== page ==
Return to site

Some thoughts on suicide, success and my essay "Downbound Train" on the anniversary of Robin Williams' death.

· NAILED Magazine,Robin Williams,Other People podcast,Ned Vizzini,Jennifer Hecht
broken image

It is true, and sadly coincidental, that my essay "Downbound Train" was published by NAILED magazine on the day Robin Williams committed suicide. It is also true that my relationship to suicide and suicidal ideation is sporadic at best, and my understanding of why it happens, and when, is as surface level as most of us. The death of Robin Williams, who I loved, was a reminder though, that suicide does not discriminate and that being successful, as loaded a word as that is, does not forestall the darkness, fatigue, depression, despondency, anger or abuse, substance and otherwise, that can underlie the act of suicide and the idea that it feels like the best option available when nothing else seems to work. I am also reminded of my most recent bout of darkness and confusion, how I didn't know what I was feeling and that I found some clarity in Episode 238 of the always terrific Other People podcast, wherein the host Brad Listi talked to Jennifer Michael Hecht about the death of Listi's friend and fellow writer Ned Vizzini and Hecht's book Stay: A History of Suicide and the Arguments Against It, which led to my writing "Downbound Train," and which you can read here at NAILED. I've also shared an excerpt below. I hope that for any of you who may be struggling with trying to make sense of why these things happen you will read this piece and it will help, but that you will also listen to Episode 238 of Other People with Brad Listi here and gain some insight as I did. For those of you struggling with suicidal thoughts I hope you will reach out to someone who cares about you or if needed, the National Suicide Prevention Hotline at 1-800-273-8255. You can also reach out to me. Any time. If it helps. Truly.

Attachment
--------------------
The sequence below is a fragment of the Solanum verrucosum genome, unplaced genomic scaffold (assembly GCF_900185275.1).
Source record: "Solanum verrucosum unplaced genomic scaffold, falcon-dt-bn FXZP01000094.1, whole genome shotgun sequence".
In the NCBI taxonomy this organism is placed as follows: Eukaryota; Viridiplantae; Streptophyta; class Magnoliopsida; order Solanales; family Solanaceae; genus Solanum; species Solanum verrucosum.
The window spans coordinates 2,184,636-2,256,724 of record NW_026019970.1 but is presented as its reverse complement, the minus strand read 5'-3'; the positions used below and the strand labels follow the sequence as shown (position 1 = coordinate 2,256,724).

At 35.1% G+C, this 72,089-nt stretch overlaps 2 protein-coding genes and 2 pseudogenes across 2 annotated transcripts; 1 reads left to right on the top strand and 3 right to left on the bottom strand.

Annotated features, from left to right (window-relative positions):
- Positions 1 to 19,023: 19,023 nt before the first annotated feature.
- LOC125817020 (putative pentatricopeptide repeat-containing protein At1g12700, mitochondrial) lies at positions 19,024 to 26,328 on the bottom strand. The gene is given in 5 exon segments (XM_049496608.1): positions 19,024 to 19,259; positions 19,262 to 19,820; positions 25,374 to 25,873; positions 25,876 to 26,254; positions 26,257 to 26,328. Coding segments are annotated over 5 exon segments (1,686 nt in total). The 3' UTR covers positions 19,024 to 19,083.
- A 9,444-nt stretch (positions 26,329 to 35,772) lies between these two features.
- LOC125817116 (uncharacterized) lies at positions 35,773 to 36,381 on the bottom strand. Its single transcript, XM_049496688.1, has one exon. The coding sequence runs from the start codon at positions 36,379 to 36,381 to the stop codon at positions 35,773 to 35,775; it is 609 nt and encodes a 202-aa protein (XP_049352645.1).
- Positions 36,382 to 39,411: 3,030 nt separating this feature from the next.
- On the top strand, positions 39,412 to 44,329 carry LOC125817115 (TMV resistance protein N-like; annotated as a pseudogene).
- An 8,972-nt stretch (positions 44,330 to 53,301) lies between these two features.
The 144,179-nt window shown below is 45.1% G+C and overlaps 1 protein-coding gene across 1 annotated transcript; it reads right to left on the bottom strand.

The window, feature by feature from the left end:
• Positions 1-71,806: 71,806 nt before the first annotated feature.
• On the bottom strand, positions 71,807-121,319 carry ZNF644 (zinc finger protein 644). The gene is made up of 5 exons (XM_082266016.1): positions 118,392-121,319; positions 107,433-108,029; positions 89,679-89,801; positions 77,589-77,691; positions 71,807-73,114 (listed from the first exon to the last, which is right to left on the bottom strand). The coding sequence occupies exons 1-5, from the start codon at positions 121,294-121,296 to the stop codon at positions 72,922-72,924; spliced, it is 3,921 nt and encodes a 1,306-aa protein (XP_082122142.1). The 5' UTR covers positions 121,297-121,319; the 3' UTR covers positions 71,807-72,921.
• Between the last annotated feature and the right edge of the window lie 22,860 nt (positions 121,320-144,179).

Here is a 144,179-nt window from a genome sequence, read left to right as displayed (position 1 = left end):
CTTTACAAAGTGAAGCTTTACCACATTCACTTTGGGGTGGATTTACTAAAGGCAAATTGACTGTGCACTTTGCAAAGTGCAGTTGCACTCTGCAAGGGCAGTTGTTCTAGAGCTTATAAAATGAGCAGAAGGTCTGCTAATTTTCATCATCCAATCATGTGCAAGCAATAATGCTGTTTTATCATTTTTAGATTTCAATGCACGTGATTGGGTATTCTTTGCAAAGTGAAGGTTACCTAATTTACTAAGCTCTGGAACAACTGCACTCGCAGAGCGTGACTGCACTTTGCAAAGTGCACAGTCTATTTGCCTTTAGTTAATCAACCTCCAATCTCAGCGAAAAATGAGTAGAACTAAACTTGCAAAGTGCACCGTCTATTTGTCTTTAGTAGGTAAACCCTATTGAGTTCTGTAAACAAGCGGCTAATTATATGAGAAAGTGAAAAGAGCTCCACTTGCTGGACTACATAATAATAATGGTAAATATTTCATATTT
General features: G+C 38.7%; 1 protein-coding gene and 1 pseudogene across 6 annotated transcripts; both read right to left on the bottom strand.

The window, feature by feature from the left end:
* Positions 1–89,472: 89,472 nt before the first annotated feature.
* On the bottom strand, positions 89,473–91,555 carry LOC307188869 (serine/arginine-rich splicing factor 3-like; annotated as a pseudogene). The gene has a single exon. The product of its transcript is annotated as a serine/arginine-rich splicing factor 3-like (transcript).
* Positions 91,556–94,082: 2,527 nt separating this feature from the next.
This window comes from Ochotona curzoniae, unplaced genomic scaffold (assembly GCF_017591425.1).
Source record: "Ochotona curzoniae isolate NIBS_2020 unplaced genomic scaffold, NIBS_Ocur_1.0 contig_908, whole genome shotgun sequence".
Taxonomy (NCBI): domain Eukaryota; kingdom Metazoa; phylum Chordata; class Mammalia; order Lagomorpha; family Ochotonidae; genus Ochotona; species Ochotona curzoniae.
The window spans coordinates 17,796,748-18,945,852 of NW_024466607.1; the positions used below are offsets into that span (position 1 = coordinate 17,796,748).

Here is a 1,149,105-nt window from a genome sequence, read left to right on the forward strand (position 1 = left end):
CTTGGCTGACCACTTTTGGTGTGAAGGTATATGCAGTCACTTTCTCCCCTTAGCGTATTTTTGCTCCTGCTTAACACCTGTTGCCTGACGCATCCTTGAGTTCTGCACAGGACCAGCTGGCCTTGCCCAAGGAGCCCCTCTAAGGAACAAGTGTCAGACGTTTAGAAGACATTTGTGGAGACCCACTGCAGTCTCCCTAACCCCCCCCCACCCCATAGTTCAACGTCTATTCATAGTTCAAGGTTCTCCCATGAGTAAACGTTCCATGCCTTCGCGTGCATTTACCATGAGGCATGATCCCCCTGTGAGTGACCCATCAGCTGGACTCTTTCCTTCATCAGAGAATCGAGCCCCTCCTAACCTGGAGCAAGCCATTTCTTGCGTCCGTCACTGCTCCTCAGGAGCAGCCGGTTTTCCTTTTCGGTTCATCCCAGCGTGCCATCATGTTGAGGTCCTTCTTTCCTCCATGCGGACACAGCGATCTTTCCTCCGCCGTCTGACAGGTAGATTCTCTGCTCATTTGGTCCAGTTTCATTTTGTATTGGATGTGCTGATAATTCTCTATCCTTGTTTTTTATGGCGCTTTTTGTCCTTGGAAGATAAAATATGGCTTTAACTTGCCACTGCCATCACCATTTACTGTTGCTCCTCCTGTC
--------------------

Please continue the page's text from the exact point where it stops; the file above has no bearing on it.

"'You never think about death?” my now wife, then girlfriend, Debbie asked me shortly after we first met.

“'No, why would I?” I replied.

“'Because you’re worried about what the world will look like without you in it and whether anyone
will notice you’re gone regardless?” she said.

“'No, sorry, never,” I said.

"And I meant it.

"What does it feel like before you step off of a ledge? What is that moment like? Do you teeter or plunge? Is it a culmination of steps, moments of constant despair and pain leading to that moment? Or is it impulsive, sudden and volatile, grabbed with ferocity? What does it sound like after that step? Do you feel the wind in your face? Do you wonder if in fact you can float, or fly?

I thought about all of this when the author Ned Vizzini leapt to his death while home visiting his family on the East Coast, a place that was ostensibly safe for him, a harbor, but in this case, and at this time, was not. Was it easier for him to jump while visiting a place he knew and had roots in? And was it easier for him to know that his wife and child wouldn’t have to find him because they were home on the West Coast? That it would all happen at a distance, thus not quite as real for them? Removing the ongoing reminders that it happened where they live, even while being no less jolting, or painful. Can the victim of suicide even clearly think through these things? Is it possible that this may be the only moment they feel they’ve been able to clearly think in some time? Or is this kind of thinking only available to those left behind?

"I don’t know the answers to any of these questions, and I didn’t know Ned Vizzini. I also don’t know how often he thought about his death, or whether the possibility of it seemed like a gift. Not an end to life, but an end to what seemed impossible to him, living how he was living and had been for so long. But I did listen to an interview with him not so long before he died, where he joked about death constantly, and I wondered later, whether that was his way of coping, and distancing himself from his past attempts at suicide, or whether these comments were the seedlings of what was to come.

"I don’t know suicide either, not the hold that the idea of it must have on your brain once it clenches, or at least I didn’t until Ned Vizzini took his life, and I had to re-order my thinking about all of that."